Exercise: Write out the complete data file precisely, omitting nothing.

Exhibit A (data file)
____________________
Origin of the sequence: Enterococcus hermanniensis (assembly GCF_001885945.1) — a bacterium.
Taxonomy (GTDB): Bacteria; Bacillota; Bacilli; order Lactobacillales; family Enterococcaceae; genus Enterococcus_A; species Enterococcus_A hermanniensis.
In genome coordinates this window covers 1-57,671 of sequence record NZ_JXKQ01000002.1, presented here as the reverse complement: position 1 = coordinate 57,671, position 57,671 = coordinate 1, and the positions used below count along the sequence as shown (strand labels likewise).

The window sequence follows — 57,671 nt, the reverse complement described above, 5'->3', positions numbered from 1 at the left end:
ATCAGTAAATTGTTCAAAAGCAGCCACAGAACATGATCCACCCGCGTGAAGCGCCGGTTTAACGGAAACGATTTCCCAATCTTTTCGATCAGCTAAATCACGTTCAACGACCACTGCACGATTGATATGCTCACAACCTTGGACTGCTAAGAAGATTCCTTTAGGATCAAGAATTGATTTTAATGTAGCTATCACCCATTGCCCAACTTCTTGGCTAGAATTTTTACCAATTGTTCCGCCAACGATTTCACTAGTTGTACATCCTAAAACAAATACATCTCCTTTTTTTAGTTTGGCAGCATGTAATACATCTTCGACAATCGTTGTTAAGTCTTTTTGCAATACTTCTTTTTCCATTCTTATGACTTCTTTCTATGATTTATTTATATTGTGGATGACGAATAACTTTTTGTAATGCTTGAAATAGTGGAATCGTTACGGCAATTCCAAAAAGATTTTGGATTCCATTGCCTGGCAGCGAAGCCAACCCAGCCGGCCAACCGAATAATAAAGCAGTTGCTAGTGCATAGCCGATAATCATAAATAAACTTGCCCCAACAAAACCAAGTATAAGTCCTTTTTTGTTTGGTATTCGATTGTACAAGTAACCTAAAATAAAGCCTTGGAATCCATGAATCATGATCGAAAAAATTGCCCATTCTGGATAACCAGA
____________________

Origin of the sequence: Enterococcus hermanniensis (assembly GCF_001885945.1) — a bacterium.
Taxonomy (GTDB): Bacteria; Bacillota; Bacilli; order Lactobacillales; family Enterococcaceae; genus Enterococcus_A; species Enterococcus_A hermanniensis.
In genome coordinates this window covers 1-57,671 of sequence record NZ_JXKQ01000002.1, presented here as the reverse complement: position 1 = coordinate 57,671, position 57,671 = coordinate 1, and the positions used below count along the sequence as shown (strand labels likewise).

The window sequence follows — 57,671 nt, the reverse complement described above, 5'->3', positions numbered from 1 at the left end:
ATCAGTAAATTGTTCAAAAGCAGCCACAGAACATGATCCACCCGCGTGAAGCGCCGGTTTAACGGAAACGATTTCCCAATCTTTTCGATCAGCTAAATCACGTTCAACGACCACTGCACGATTGATATGCTCACAACCTTGGACTGCTAAGAAGATTCCTTTAGGATCAAGAATTGATTTTAATGTAGCTATCACCCATTGCCCAACTTCTTGGCTAGAATTTTTACCAATTGTTCCGCCAACGATTTCACTAGTTGTACATCCTAAAACAAATACATCTCCTTTTTTTAGTTTGGCAGCATGTAATACATCTTCGACAATCGTTGTTAAGTCTTTTTGCAATACTTCTTTTTCCATTCTTATGACTTCTTTCTATGATTTATTTATATTGTGGATGACGAATAACTTTTTGTAATGCTTGAAATAGTGGAATCGTTACGGCAATTCCAAAAAGATTTTGGATTCCATTGCCTGGCAGCGAAGCCAACCCAGCCGGCCAACCGAATAATAAAGCAGTTGCTAGTGCATAGCCGATAATCATAAATAAACTTGCCCCAACAAAACCAAGTATAAGTCCTTTTTTGTTTGGTATTCGATTGTACAAGTAACCTAAAATAAAGCCTTGGAATCCATGAATCATGATCGAAAAAATTGCCCATTCTGGATAACCAGA